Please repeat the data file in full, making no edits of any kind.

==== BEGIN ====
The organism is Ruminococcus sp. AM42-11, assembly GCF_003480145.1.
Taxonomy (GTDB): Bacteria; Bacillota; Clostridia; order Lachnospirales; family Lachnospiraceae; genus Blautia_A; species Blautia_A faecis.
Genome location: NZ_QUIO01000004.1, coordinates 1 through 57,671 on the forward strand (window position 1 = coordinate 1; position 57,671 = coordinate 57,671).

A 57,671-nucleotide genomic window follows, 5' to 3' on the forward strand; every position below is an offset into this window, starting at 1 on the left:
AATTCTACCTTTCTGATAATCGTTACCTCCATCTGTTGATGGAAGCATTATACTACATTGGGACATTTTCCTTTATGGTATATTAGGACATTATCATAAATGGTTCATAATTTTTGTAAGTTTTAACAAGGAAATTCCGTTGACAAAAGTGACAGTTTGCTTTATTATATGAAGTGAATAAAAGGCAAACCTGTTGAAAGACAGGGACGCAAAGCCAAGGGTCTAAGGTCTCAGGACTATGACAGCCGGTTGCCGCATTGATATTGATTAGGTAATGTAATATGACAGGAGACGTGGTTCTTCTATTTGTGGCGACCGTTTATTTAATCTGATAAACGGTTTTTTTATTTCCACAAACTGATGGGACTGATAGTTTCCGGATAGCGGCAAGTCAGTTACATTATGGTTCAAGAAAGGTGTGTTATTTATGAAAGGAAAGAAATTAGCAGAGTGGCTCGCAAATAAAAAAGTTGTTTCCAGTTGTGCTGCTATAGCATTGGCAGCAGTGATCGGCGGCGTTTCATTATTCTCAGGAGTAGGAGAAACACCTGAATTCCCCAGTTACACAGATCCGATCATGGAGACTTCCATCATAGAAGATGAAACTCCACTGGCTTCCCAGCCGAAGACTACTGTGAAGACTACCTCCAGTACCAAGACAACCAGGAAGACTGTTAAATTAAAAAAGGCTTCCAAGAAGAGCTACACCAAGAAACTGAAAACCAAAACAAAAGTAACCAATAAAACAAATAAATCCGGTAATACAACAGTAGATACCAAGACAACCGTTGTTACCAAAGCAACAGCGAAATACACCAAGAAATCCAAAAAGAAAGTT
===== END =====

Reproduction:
The organism is Ruminococcus sp. AM42-11, assembly GCF_003480145.1.
Taxonomy (GTDB): Bacteria; Bacillota; Clostridia; order Lachnospirales; family Lachnospiraceae; genus Blautia_A; species Blautia_A faecis.
Genome location: NZ_QUIO01000004.1, coordinates 1 through 57,671 on the forward strand (window position 1 = coordinate 1; position 57,671 = coordinate 57,671).

A 57,671-nucleotide genomic window follows, 5' to 3' on the forward strand; every position below is an offset into this window, starting at 1 on the left:
AATTCTACCTTTCTGATAATCGTTACCTCCATCTGTTGATGGAAGCATTATACTACATTGGGACATTTTCCTTTATGGTATATTAGGACATTATCATAAATGGTTCATAATTTTTGTAAGTTTTAACAAGGAAATTCCGTTGACAAAAGTGACAGTTTGCTTTATTATATGAAGTGAATAAAAGGCAAACCTGTTGAAAGACAGGGACGCAAAGCCAAGGGTCTAAGGTCTCAGGACTATGACAGCCGGTTGCCGCATTGATATTGATTAGGTAATGTAATATGACAGGAGACGTGGTTCTTCTATTTGTGGCGACCGTTTATTTAATCTGATAAACGGTTTTTTTATTTCCACAAACTGATGGGACTGATAGTTTCCGGATAGCGGCAAGTCAGTTACATTATGGTTCAAGAAAGGTGTGTTATTTATGAAAGGAAAGAAATTAGCAGAGTGGCTCGCAAATAAAAAAGTTGTTTCCAGTTGTGCTGCTATAGCATTGGCAGCAGTGATCGGCGGCGTTTCATTATTCTCAGGAGTAGGAGAAACACCTGAATTCCCCAGTTACACAGATCCGATCATGGAGACTTCCATCATAGAAGATGAAACTCCACTGGCTTCCCAGCCGAAGACTACTGTGAAGACTACCTCCAGTACCAAGACAACCAGGAAGACTGTTAAATTAAAAAAGGCTTCCAAGAAGAGCTACACCAAGAAACTGAAAACCAAAACAAAAGTAACCAATAAAACAAATAAATCCGGTAATACAACAGTAGATACCAAGACAACCGTTGTTACCAAAGCAACAGCGAAATACACCAAGAAATCCAAAAAGAAAGTT